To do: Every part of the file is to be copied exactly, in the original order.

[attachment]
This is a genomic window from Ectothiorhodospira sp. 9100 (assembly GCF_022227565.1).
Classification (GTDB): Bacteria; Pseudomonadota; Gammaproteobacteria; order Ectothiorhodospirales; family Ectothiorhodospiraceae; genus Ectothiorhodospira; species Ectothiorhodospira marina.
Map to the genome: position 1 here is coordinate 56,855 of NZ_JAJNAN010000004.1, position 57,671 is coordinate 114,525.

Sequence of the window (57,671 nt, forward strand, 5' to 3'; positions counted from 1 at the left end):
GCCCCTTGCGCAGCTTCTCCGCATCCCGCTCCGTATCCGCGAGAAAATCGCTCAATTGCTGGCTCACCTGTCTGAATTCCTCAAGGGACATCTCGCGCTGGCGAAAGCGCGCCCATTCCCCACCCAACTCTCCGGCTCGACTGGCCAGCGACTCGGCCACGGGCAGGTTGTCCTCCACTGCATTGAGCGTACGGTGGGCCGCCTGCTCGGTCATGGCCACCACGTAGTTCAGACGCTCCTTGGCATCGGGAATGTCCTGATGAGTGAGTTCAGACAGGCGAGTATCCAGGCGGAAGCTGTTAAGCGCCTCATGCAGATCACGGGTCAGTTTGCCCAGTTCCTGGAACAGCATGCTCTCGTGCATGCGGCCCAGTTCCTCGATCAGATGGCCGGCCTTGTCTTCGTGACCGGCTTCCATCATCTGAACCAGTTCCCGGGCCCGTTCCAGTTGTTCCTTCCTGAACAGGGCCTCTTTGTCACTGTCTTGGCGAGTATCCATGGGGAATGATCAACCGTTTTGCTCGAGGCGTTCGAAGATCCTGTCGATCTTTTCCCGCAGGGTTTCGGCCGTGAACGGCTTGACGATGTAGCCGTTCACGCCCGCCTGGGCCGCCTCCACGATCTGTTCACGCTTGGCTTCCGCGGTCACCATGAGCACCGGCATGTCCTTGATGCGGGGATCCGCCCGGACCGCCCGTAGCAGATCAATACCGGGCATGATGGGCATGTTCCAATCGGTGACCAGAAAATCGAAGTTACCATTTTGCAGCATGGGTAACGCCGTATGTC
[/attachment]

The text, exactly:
This is a genomic window from Ectothiorhodospira sp. 9100 (assembly GCF_022227565.1).
Classification (GTDB): Bacteria; Pseudomonadota; Gammaproteobacteria; order Ectothiorhodospirales; family Ectothiorhodospiraceae; genus Ectothiorhodospira; species Ectothiorhodospira marina.
Map to the genome: position 1 here is coordinate 56,855 of NZ_JAJNAN010000004.1, position 57,671 is coordinate 114,525.

Sequence of the window (57,671 nt, forward strand, 5' to 3'; positions counted from 1 at the left end):
GCCCCTTGCGCAGCTTCTCCGCATCCCGCTCCGTATCCGCGAGAAAATCGCTCAATTGCTGGCTCACCTGTCTGAATTCCTCAAGGGACATCTCGCGCTGGCGAAAGCGCGCCCATTCCCCACCCAACTCTCCGGCTCGACTGGCCAGCGACTCGGCCACGGGCAGGTTGTCCTCCACTGCATTGAGCGTACGGTGGGCCGCCTGCTCGGTCATGGCCACCACGTAGTTCAGACGCTCCTTGGCATCGGGAATGTCCTGATGAGTGAGTTCAGACAGGCGAGTATCCAGGCGGAAGCTGTTAAGCGCCTCATGCAGATCACGGGTCAGTTTGCCCAGTTCCTGGAACAGCATGCTCTCGTGCATGCGGCCCAGTTCCTCGATCAGATGGCCGGCCTTGTCTTCGTGACCGGCTTCCATCATCTGAACCAGTTCCCGGGCCCGTTCCAGTTGTTCCTTCCTGAACAGGGCCTCTTTGTCACTGTCTTGGCGAGTATCCATGGGGAATGATCAACCGTTTTGCTCGAGGCGTTCGAAGATCCTGTCGATCTTTTCCCGCAGGGTTTCGGCCGTGAACGGCTTGACGATGTAGCCGTTCACGCCCGCCTGGGCCGCCTCCACGATCTGTTCACGCTTGGCTTCCGCGGTCACCATGAGCACCGGCATGTCCTTGATGCGGGGATCCGCCCGGACCGCCCGTAGCAGATCAATACCGGGCATGATGGGCATGTTCCAATCGGTGACCAGAAAATCGAAGTTACCATTTTGCAGCATGGGTAACGCCGTATGTC